A More Powerful Surface Pro 4 Puts the Pen at Front and Center
Microsoft's surprise entry into the laptop market with the launch of its new high-end Surface Book may have stolen the limelight at yesterday's Windows 10 Devices launch event in New York but the Surface Pro 4 will likely be the system that addresses the needs of most mainstream users.
There's no question that if you look at the Surface Book, which Microsoft calls the ultimate laptop, you'll crave one until you compare its cost with the Surface Pro 4. If you're a power user it may be worth the premium price but if not, you'll quickly determine that the Surface Pro 4 is no slouch either. The comparison is ironically the same as that of the MacBook Air and the MacBook Pro, which Microsoft compares respectively to the Surface Pro and Surface Book.
While it certainly would be wise to wait and see some of the new systems that emerge from various OEMs before deciding on what to put on your wish list, the Surface Pro 3 has emerged as the most popular Windows device, according to our own reader surveys. With the new Surface Pro 4, which will be available Oct. 26, Microsoft appears to have made some impressive refinements. They include improved resolution, lighter weight, a thinner design and an improved pen that attaches magnetically.
By including the pen, Microsoft is making a clear statement it wants users to take advantage of the ability to annotate content and Web pages. A surprising 50 percent already use the pen, according to Microsoft. The new pen is more responsive and supports up to 1,024 pressure points, designed to provide the feel that you're writing with a traditional pen and paper. It's based on the pen technology gained in Microsoft's acquisition of N-trig earlier this year.
Customers will also have somewhat better configuration options. The popular version with an i5 processor is now available with 16GB of RAM for an extra $200, bringing the cost to $1,499 with 256GB of storage. The 8GB version is $1,299. A fully loaded system with an i7 processor and 16GB of RAM costs $2,699.
Surface Pro 4 is also 30 percent faster than its predecessor, according to Microsoft and it's slightly thinner (.33 inches) and lighter, weighing just 1.69 pounds. It has a slightly larger PixelSense 267 DPI display, generating 5 million pixels (12.3 inches versus 12 inches), thanks to a thinner bezel and the physical screen is the same size, allowing support for existing peripherals.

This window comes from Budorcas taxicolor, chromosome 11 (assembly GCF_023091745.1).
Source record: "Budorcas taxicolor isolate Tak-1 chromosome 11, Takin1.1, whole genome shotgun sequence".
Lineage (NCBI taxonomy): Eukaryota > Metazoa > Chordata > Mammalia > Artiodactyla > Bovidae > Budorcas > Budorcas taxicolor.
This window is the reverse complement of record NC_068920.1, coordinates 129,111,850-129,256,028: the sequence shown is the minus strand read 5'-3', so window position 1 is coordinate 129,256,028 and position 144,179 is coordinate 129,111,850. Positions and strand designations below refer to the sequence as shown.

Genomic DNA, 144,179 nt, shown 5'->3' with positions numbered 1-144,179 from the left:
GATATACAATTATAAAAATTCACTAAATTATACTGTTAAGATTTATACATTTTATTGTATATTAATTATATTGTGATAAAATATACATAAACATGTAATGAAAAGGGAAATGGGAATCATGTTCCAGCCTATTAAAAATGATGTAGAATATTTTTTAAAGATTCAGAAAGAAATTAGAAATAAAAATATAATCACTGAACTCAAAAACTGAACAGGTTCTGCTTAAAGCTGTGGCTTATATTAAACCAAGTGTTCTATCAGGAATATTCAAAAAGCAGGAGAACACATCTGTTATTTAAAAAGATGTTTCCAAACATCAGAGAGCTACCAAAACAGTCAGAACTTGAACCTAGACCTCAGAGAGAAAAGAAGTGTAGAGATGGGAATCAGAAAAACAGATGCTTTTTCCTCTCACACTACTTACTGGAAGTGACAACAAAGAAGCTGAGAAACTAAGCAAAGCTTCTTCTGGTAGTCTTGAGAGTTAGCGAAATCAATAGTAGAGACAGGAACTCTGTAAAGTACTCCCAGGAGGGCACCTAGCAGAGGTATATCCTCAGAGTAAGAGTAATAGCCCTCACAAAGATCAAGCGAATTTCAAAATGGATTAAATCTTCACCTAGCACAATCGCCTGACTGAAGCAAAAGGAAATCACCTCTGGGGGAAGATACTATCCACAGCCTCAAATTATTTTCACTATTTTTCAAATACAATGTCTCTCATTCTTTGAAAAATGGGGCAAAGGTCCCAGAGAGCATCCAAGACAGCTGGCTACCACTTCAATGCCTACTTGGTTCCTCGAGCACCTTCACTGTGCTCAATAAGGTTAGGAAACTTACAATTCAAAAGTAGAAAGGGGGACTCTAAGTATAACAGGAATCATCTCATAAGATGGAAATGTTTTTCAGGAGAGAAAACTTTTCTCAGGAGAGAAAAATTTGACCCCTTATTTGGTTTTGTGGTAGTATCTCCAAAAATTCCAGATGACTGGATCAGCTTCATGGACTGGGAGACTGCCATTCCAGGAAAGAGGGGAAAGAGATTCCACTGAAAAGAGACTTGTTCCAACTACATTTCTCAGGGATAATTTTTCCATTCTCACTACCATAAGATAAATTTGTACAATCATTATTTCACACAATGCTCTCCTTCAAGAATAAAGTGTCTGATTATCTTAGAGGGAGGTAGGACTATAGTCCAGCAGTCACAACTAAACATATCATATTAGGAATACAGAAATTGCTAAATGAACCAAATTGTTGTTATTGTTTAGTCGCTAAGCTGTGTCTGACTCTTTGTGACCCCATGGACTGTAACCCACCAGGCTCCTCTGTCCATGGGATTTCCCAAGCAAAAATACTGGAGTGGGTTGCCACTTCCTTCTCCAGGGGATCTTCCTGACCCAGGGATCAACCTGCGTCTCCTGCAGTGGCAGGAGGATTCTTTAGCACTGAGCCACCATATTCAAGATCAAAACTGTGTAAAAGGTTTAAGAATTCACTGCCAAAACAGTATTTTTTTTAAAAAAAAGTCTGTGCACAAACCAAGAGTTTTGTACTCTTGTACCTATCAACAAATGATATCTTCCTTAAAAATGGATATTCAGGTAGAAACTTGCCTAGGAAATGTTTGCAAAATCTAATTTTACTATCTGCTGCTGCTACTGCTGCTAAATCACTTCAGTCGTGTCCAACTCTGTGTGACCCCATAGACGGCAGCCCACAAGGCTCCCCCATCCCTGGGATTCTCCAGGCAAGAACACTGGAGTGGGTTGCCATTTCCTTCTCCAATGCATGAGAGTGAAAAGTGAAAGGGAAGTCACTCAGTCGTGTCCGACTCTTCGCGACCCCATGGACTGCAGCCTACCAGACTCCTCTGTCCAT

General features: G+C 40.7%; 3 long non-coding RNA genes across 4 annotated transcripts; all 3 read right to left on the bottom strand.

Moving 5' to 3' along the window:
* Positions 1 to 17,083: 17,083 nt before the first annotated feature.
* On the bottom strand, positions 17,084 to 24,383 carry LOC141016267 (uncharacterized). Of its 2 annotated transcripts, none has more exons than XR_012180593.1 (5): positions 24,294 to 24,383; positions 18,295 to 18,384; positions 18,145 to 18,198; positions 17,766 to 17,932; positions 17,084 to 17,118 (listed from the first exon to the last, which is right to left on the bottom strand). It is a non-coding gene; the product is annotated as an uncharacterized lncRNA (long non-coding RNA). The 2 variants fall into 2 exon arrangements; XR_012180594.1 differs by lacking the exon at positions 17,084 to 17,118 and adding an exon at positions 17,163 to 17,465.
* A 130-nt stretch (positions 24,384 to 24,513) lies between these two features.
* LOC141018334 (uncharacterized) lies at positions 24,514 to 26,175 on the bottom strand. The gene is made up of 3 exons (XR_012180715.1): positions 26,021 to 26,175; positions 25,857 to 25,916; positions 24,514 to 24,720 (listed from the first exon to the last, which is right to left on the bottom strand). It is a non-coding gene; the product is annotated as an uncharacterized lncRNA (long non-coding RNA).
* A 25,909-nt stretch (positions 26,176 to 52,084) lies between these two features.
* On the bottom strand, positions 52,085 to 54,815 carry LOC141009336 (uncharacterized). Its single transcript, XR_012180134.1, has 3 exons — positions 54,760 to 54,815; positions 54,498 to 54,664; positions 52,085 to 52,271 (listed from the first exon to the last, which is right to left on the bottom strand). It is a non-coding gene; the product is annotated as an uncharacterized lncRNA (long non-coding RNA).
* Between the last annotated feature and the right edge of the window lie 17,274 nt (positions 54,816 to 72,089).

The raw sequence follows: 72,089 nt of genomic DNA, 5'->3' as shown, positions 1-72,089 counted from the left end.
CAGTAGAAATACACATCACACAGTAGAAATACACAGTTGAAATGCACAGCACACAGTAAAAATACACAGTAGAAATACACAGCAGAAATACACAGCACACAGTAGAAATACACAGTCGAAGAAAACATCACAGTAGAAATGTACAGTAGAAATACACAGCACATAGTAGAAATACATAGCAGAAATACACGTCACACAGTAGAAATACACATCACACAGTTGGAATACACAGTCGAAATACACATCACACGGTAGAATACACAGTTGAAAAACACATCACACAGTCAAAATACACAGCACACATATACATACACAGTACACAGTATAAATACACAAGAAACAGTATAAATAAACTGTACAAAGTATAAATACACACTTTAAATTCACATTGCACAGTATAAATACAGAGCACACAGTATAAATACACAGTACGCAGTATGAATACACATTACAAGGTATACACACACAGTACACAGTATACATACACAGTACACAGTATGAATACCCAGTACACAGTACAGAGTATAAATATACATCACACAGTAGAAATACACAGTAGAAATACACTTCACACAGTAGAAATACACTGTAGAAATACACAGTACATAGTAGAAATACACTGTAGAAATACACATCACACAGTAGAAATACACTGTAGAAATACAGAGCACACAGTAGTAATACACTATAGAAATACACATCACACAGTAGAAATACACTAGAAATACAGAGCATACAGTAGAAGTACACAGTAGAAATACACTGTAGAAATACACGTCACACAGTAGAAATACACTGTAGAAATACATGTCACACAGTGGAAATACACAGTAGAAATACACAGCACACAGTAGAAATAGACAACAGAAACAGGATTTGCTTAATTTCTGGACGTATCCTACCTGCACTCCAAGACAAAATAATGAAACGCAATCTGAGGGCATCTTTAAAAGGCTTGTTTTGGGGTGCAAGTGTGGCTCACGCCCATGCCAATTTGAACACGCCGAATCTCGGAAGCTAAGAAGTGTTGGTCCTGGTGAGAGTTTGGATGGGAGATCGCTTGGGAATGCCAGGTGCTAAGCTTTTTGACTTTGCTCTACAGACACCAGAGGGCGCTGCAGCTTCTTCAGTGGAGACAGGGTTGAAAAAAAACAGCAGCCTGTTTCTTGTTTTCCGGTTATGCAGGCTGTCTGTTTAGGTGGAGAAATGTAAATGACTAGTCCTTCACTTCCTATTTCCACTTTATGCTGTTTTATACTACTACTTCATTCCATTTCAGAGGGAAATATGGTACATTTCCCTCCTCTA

As a result of the added performance boost, thanks to the new Intel Core 6 processors, Microsoft said the Surface Pro 4 is rated at nine hours of battery life, which is no different than its predecessor, though an engineer at the event told me that the way the new CPU manages power, users could see a more efficient system. The new features, along with the improved PixelSense display and a new Microsoft Pen make the Surface Pro 4 a nice upgrade. But most people who bought a Surface Pro 3 last year will have a hard time justifying replacing it just yet.
Customers, especially enterprise buyers, may want to swap out the keyboard, which introduces a fingerprint scanner that'll take advantage of the Passport authentication based on the Windows Hello technology introduced in Windows 10. While the new keyboard's Windows Hello security feature for logons may make its $129 cost justifiable, the fact that the keys are also more responsive and quieter could be added incentives. The new keyboard will work with both Surface Pro models and likewise the older keyboards can connect to the new systems.
Another welcome addition is the new Surface Dock, an improved port replicator that is the size of a small brick. The Surface Dock, which is portable, works with the Surface Book, Surface Book 3 and Surface Book 4 and is configured with four USB 3 ports, two Mini DisplayPorts, 1 Gigabit Ethernet interface and an audio output port.
Considering it was once a drag on the company, the Surface line has become one of Microsoft's hottest offerings and presuming it performs as advertises, it stands a good chance of reaching new heights.
Posted by Jeffrey Schwartz on 10/07/2015 at 12:46 PM